The power of lovePublished 9:51pm Monday, June 17, 2013
Love. A simple word, yet so complex. Just grouping of four little letters, yet it serves as the foundation of our society and the driving force of all of mankind’s greatest accomplishments. Whether it be for the love of money, fame, adventure, family or humanity, it’s always the motive.
Love can be cruel. It comes with no guarantees. You can love something with all your heart and there is no promise that the object of your desire will love you back. Yet, how will you know if you don’t pursue it?
It’s with that question in mind that Washington native Cor-J Cox found himself in Austria this winter wearing a Furstenfeld Panthers jersey, eating chicken schnitzel and learning small German phrases.
Cor-J Cox’s love is basketball. He’s known it since he since he was old enough to say Michael Jordan and since then he’s been chasing it around the globe with the same passion Pepe Le Pew followed Penelope with.
“It’s just in my blood, it’s in my heart,” Cox said. “I knew from a young age that this is something I wanted to do. It’s a dream that I believe in. It’s my goal.”
The dream of playing pro basketball was almost grounded before it got off the runway. In 2008 Cox wrapped up his senior season at Washington High as a raw 6’5” above average high school small forward.
Though his athleticism was off the charts, the offers didn’t exactly come pouring in.
However, Cox was not ready to file for a divorce. Instead, he took his lanky frame and love for hoops to Chicago to play basketball at Olney Central Junior College, clinging to the hopes that the small school would put him on a path to a bigger program.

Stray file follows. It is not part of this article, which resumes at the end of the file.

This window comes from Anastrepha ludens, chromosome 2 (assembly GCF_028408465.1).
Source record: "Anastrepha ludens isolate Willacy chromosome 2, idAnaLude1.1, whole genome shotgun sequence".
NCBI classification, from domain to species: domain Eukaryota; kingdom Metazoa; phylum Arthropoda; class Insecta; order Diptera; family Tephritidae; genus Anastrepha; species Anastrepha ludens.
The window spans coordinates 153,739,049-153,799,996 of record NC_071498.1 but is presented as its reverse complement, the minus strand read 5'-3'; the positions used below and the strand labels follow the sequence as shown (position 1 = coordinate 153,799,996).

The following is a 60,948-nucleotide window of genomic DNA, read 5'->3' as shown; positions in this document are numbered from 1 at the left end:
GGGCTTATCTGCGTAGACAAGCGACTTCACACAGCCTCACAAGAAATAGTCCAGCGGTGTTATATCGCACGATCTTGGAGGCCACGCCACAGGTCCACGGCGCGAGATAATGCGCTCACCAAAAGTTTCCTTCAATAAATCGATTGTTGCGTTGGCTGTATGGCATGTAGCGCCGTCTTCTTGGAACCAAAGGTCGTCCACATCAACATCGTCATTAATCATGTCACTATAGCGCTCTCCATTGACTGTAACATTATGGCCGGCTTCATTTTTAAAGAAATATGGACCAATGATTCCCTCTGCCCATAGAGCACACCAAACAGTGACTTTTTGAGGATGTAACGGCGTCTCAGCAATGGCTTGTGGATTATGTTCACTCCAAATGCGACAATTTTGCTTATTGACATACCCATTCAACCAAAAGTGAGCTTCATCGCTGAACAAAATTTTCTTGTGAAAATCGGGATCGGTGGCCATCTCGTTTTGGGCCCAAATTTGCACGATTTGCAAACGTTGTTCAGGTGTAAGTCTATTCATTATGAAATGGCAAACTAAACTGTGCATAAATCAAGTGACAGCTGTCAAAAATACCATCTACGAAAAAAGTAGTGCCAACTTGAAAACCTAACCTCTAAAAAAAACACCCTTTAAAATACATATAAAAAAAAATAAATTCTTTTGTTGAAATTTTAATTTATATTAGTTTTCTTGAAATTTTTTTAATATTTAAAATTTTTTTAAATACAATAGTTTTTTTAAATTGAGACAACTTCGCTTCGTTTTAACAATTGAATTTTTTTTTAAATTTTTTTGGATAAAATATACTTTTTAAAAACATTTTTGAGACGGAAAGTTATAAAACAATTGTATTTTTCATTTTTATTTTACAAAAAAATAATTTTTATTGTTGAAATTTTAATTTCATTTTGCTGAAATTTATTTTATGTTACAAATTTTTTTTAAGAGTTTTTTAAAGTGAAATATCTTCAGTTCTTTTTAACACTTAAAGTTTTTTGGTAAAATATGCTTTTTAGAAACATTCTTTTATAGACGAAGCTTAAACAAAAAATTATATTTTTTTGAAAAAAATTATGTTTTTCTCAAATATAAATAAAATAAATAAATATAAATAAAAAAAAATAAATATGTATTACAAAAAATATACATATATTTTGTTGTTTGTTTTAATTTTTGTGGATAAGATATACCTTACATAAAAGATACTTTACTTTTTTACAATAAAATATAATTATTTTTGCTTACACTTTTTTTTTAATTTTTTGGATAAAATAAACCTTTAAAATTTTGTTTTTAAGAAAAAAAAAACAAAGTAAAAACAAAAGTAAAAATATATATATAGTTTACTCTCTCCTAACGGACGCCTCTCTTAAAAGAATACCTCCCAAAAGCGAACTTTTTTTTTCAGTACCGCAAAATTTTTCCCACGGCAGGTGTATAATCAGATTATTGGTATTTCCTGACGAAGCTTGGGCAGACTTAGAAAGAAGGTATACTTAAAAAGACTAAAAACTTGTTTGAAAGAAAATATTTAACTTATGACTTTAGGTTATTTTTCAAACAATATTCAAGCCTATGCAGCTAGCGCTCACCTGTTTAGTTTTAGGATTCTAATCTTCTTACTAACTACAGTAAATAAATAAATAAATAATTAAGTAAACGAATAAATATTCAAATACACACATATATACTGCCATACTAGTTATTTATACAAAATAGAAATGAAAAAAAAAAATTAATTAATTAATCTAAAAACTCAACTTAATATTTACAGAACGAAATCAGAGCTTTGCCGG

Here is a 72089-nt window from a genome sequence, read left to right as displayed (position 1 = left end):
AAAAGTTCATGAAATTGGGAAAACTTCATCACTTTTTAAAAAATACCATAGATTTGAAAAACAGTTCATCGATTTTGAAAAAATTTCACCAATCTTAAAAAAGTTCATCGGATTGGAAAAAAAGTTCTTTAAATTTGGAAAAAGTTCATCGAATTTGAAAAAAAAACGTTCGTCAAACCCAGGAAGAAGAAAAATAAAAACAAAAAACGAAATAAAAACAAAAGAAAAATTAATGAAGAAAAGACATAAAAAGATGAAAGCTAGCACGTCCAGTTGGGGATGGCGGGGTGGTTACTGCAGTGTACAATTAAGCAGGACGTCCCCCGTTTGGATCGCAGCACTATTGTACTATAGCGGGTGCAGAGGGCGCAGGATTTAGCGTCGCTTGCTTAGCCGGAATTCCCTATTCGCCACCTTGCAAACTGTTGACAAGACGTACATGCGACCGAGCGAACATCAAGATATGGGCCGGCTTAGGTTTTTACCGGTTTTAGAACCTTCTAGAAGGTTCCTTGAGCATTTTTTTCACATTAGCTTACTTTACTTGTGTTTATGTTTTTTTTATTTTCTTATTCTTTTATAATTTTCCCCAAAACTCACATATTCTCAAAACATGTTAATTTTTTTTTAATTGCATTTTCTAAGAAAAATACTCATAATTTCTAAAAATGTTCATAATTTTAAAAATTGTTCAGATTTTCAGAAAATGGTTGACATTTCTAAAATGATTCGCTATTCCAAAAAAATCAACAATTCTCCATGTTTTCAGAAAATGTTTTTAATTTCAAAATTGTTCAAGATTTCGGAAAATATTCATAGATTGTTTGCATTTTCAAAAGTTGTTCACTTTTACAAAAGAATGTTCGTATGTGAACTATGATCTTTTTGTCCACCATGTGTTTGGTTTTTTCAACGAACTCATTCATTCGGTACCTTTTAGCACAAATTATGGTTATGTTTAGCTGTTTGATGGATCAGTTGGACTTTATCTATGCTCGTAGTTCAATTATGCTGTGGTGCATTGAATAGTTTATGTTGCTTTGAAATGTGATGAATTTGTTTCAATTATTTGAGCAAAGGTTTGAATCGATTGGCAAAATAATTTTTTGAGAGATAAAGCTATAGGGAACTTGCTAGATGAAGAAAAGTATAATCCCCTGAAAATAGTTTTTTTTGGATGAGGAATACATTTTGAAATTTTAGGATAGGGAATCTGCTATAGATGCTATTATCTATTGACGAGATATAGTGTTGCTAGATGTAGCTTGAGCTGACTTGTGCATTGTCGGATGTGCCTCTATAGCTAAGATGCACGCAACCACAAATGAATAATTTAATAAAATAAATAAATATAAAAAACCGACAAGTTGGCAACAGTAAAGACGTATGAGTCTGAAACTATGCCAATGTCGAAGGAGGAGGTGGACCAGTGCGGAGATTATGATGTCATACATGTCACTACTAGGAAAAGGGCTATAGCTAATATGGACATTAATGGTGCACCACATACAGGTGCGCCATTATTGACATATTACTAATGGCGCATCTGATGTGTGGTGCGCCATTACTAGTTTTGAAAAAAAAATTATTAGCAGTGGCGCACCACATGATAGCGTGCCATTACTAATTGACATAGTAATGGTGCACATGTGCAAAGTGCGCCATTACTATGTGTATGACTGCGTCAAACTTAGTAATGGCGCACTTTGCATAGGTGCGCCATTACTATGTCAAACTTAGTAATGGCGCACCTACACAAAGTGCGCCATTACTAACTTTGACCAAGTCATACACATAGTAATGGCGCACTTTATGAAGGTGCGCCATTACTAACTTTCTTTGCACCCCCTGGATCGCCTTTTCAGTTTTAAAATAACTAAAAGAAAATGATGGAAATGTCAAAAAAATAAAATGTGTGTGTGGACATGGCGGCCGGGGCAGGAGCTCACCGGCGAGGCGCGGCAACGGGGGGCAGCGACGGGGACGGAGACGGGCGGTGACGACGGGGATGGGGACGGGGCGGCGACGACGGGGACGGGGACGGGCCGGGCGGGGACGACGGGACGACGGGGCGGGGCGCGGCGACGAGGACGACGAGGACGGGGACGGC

The things we do for love.
With Washington in his rearview mirror, Cox soldiered on to the home of Soldier Field and after a season with the Blue Knights he received an offer to be Delta Devil.
What better place for an under-the-radar athlete than Mississippi Valley State, a school whose most famous alum, Jerry Rice, was the ultimate rags-to-riches story.
“I was excited. Playing Division I basketball was another goal come true,” Cox said.
Cox cracked the rotation during his first two years with the Devils, but by his senior season the raw 6-5, 190-pound forward had cooked into 6-5, 205-pound dunking machine with a 42-inch vertical. His playing time jumped from 10 minutes per game his junior year to nearly 27 minutes per contest as he averaged 11.1 points and 6.7 rebounds a night.
In his final year at Mississippi Valley Cox helped his team win the Southwest Athletic Conference regular season crown and reach the NCAA tournament where the Devils took on Western Kentucky in front of President Barack Obama and British Prime Minister Dave Cameron in a nationally televised game.
Though they lost the contest in heartbreaking fashion, Cox ended the year earning all-SWAC first-team honors while being named the conference tournament MVP.
What better time to hang up your Nikes, grab your college degree and graduate into the real world. Except Cox couldn’t figure out a way to walk away from his love.
“Basketball is not done yet. It’s not over,” Cox said last year after playing in his final game as a Delta Devil. “I’m just staying humble and waiting for my moment where I can showcase my talent again and get to play on the next level. … I’m going to make it. I’ve always said it and so far everything I’ve said has come true. It’s not over with.”